Crazy for Young Adult Books discussion

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message 1: by John (new)

John | 6 comments Does every story need a happy ending?


message 2: by Leya (new)

Leya (leyasofpaint) | 114 comments Well, seeing that some amazing books haven't, I would say it's not about the happy ending but about the story. :)
[But I prefer happy endings]


message 3: by Jenni (new)

Jenni (thefabjenni) | 91 comments Stories need a good ending, that fits and suits the lead up, concludes what has happened and doesn't change randomly.


message 4: by John (new)

John | 6 comments Ambiguous endings force you to draw your own conclusions based on what your have learned about the personalities of the characters. It also gives a writer the opportunity to set the course for a sequel or even a book of the same genre.


message 5: by Patricia (new)

Patricia Hamill (patricia_hamill) I prefer a happy ending that isn't forced. But, sad endings are ok, too. It has to flow from the story and make sense for me to like it.

If a story has to end badly, I like there to at least be a glimmer of hope. A chance for something better.


message 6: by John (new)

John | 6 comments There's nothing worse than forcing a happy ending just for the sake of wrapping up all the threads of a storyline. However, there is something satisfying about allowing a reader to draw a lot of his/her own conclusion and interpretations.


message 7: by Jordi (new)

Jordi Van de Vondel (darkwizza) | 278 comments lol okay i dont Always need a happy ending otherwise i will get bored after a while its like real life we have allot of sad and unhappy moments and somethings just dont end well thats how i see it i dont know why but it just is. xD (oh and if its a unhappy ending it has to be well writen otherwise it's crap)


message 8: by [deleted user] (new)

I say yes.
well,personally thats what I think. all my fave books have happy endings.
It does not need to be a happy ending for abselutely everyone in the story but for the main people yes.
It does not need to answer all the questions asked through the story but most of them yes.


message 9: by Veronica (new)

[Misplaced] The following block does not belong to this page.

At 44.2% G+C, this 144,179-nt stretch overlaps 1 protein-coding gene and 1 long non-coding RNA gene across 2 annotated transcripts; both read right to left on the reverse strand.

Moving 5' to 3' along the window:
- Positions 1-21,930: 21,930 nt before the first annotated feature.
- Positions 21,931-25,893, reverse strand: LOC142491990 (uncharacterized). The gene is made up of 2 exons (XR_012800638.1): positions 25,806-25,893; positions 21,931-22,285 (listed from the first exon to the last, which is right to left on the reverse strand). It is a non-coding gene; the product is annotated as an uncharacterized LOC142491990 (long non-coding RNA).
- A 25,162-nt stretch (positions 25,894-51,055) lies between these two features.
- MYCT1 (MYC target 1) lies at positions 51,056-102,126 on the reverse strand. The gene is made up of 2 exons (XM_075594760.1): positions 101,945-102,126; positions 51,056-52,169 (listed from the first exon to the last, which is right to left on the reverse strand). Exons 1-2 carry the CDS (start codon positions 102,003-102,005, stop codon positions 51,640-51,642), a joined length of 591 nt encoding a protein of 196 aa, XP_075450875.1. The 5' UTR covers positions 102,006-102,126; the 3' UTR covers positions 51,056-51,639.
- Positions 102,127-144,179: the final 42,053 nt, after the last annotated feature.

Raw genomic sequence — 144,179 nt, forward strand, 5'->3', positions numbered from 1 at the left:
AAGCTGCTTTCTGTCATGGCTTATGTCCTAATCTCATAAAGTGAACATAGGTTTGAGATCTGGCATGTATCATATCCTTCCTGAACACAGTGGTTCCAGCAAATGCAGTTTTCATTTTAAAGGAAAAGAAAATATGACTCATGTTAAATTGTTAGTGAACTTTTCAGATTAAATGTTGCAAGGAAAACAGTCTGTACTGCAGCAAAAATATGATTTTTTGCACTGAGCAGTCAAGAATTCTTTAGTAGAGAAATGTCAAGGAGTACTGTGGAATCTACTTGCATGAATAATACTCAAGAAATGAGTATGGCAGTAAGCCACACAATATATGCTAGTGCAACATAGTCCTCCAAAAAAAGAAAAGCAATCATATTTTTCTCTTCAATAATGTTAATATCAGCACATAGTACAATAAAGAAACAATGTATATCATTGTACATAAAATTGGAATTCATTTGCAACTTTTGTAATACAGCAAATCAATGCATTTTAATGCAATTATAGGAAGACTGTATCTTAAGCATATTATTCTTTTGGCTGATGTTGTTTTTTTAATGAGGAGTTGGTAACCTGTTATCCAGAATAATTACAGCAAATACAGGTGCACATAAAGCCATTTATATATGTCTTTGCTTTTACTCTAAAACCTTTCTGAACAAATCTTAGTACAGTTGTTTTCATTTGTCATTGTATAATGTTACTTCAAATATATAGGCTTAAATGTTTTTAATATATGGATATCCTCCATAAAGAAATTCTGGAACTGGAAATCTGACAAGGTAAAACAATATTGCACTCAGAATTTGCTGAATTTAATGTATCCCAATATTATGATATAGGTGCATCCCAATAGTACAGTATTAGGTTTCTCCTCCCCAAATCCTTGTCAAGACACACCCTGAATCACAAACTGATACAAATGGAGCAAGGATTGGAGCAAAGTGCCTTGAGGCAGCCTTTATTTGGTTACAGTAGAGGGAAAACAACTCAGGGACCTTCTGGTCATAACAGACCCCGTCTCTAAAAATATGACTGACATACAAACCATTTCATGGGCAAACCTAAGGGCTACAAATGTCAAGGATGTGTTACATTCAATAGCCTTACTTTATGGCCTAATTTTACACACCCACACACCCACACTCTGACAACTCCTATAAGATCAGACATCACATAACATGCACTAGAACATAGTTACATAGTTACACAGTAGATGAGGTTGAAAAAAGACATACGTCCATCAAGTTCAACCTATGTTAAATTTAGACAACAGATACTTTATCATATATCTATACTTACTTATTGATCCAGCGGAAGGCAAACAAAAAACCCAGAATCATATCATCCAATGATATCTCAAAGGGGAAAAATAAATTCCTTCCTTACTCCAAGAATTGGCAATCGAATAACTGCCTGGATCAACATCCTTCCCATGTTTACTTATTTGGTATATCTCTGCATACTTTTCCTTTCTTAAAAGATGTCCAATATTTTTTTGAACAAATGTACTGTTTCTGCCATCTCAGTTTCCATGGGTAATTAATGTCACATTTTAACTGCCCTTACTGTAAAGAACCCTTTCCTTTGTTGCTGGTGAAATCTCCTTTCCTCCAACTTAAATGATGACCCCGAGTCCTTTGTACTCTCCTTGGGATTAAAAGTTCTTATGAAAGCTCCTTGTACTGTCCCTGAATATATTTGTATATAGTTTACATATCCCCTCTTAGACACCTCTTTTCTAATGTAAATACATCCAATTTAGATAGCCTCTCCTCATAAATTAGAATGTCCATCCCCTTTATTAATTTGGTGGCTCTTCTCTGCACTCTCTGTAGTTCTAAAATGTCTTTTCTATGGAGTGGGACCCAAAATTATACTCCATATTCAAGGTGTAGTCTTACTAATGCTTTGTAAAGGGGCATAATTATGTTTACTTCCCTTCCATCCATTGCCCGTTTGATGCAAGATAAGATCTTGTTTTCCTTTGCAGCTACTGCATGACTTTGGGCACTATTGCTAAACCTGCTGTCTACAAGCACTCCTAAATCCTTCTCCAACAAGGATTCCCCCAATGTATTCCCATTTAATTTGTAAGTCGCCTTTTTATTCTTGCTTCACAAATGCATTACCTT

Veronica | 175 comments i live for happy endings.


message 10: by John (new)

John Burnett | 23 comments Don't you think that totally happy endings leave no threads to follow in a sequel? I mean, if everything gets resolved and all the loose threads are tied up, it really doesn't give the author an opportunity to do a sequel, does it? Won't that make it seem like the main characters are just going from new adventure to new adventure without any common themes connecting them?


message 11: by John (new)

John Burnett | 23 comments Are happy endings just for the end of a series to resolve all the conflicts and plot lines while a less than happy ending leaves room for the story and characters to evolve and find new situations? Your thoughts, please.


message 12: by [deleted user] (new)

I think a nice ending is where 98 % of the questions are answered and the few left un answered are minor issues.
I good ending in my mind is the ending at the end of hex hall by rachel hawkins, or to a standalone old magic by marianne curley.


message 13: by J.S. (new)

J.S. Frankel | 410 comments I think it's part of North American culture in general to have a happy ending much of the time in the story or movie, unless there's a sequel, and even then it's a tossup. I like the idea of a happy ending in a standalone. (Most of my novels are standalone's, so there it is...)

A sequel can be more open ended and that works if there aren't too many loose ends to be tied up. That's partially to try and answer John's question and partially my own thoughts.


message 14: by John (new)